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Insect fat instead of butter: is this the future?
Insect-based fat is a sustainable and healthy alternative to butter. When in bakery products less than half of the butter is replaced by insect fat, one can hardly taste the difference, according to research at Ghent University in Belgium.
The researchers used fat from black soldier fly larvae in waffles, cookies and cake.
They baked 3 types of each version:
a normal version with only butter,
a version in which a quarter of the butter was replaced by insect fat,
a version in which half of the butter was replaced by insect fat.
Then they served the bakery products in the 3 different versions to a taste panel of consumers, asking if they could taste the difference.
The cake with a quarter of insect fat passed the test: the taste panel did not notice that insect fat was used. In the case of waffles, they did not even notice the presence of insect fat when half of the butter had been replaced. Also, the texture and color were hardly affected as compared with butter.
Why should we use insect fat instead of butter?
“The ecological footprint of an insect is much smaller compared to animal-based food sources” said researcher Daylan Tzompa-Sosa (Ghent University). “Besides, we can grow insects in large quantities in Europe, which also reduces the footprint of transport. After all, palm fat is often imported from outside of Europe.”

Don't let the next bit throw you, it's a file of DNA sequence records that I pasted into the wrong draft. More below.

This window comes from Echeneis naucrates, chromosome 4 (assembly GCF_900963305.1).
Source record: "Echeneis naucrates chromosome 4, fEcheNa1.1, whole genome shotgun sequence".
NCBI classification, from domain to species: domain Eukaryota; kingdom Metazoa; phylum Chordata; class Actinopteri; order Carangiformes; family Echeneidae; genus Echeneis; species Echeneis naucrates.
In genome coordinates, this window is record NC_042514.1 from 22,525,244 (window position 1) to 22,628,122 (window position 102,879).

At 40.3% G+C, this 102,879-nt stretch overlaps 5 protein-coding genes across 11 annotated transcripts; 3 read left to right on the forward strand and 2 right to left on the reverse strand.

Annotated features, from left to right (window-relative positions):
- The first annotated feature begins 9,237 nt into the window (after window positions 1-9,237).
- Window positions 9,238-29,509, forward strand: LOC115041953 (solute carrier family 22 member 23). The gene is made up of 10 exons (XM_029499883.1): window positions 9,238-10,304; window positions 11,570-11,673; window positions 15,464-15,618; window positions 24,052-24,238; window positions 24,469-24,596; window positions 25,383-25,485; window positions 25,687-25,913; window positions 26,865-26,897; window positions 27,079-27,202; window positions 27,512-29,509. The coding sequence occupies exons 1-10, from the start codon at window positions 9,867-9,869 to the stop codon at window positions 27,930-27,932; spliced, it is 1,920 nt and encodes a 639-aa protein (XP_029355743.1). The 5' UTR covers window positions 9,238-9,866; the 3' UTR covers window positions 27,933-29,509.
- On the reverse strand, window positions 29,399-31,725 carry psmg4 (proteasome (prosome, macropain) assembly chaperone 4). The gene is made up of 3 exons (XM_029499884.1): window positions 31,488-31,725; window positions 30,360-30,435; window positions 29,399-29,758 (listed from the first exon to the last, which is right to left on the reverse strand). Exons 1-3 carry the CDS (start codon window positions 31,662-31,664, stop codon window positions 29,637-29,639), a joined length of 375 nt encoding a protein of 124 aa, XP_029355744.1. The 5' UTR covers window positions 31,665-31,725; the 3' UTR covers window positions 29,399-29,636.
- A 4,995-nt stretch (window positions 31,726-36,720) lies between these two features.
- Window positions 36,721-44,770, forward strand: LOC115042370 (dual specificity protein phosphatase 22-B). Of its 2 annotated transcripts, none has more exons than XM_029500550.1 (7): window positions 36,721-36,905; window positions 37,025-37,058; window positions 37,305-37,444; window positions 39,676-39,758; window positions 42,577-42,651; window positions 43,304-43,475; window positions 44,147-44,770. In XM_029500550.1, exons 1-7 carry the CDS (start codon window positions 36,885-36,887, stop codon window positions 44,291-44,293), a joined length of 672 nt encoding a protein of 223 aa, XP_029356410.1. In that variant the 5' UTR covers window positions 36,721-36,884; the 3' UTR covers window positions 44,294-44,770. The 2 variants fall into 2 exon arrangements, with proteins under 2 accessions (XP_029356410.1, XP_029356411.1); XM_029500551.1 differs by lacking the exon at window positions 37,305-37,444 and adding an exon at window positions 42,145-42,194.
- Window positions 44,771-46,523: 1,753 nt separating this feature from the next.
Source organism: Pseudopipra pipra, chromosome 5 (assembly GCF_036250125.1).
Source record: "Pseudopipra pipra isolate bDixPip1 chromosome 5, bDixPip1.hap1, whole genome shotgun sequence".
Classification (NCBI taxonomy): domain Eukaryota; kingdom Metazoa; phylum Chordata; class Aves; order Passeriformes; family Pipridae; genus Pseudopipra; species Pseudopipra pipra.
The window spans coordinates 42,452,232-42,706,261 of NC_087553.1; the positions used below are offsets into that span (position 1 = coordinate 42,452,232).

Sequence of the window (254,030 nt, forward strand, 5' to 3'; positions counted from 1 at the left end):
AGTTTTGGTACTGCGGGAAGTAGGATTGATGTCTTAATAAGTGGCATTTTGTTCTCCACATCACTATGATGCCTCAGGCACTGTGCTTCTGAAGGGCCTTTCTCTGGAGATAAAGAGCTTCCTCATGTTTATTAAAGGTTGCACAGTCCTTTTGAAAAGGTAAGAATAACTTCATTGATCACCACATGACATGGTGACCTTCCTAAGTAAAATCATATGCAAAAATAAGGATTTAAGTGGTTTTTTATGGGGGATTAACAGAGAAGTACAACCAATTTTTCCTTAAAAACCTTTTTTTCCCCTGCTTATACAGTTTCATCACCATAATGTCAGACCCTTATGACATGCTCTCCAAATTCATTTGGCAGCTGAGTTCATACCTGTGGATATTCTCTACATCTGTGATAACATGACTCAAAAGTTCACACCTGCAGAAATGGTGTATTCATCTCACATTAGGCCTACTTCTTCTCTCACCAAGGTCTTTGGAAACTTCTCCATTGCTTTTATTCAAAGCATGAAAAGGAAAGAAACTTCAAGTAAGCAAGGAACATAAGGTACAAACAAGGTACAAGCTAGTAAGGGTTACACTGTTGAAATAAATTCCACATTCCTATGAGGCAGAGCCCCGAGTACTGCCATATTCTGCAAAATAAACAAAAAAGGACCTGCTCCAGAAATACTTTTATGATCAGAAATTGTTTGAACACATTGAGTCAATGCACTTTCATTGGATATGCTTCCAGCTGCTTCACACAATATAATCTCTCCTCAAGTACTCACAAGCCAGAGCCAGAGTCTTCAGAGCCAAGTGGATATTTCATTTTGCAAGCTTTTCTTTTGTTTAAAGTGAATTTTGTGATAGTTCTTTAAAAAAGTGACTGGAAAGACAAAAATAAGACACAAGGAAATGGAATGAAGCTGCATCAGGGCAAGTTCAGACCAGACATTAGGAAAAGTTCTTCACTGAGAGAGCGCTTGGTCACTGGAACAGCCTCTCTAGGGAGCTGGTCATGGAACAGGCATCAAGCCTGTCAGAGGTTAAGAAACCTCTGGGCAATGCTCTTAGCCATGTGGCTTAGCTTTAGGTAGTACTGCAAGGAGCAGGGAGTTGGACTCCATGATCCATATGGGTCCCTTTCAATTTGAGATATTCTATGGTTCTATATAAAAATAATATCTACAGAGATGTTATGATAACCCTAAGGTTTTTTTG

Insect fat also has some important health advantages.
“Insect fat is a different type of fat than butter” researcher Tzompa-Sosa explains. “Insect fat contains lauric acid, which provides positive nutritional attributes since it is more digestible than butter. Moreover, lauric acid has an antibacterial, antimicrobial and antimycotic effect. This means that it is able, for example, to eliminate harmless various viruses, bacteria or even fungi in the body, allowing it to have a positive effect on health.”
In supermarkets soon?
Will we soon be able to buy bakery products with insect fat in the supermarket?
Researcher Joachim Schouteten: “That is possible. Currently the price is still too high, because it is only produced on a small scale. We will have to investigate what consumers think on a larger scale. Products with insects such as insect burgers have not yet proved to be a great success. Bakery products with insect fat are more likely to be appreciated, because the insects are merely a form of fat substitute.”
- Ghent University
- insect fats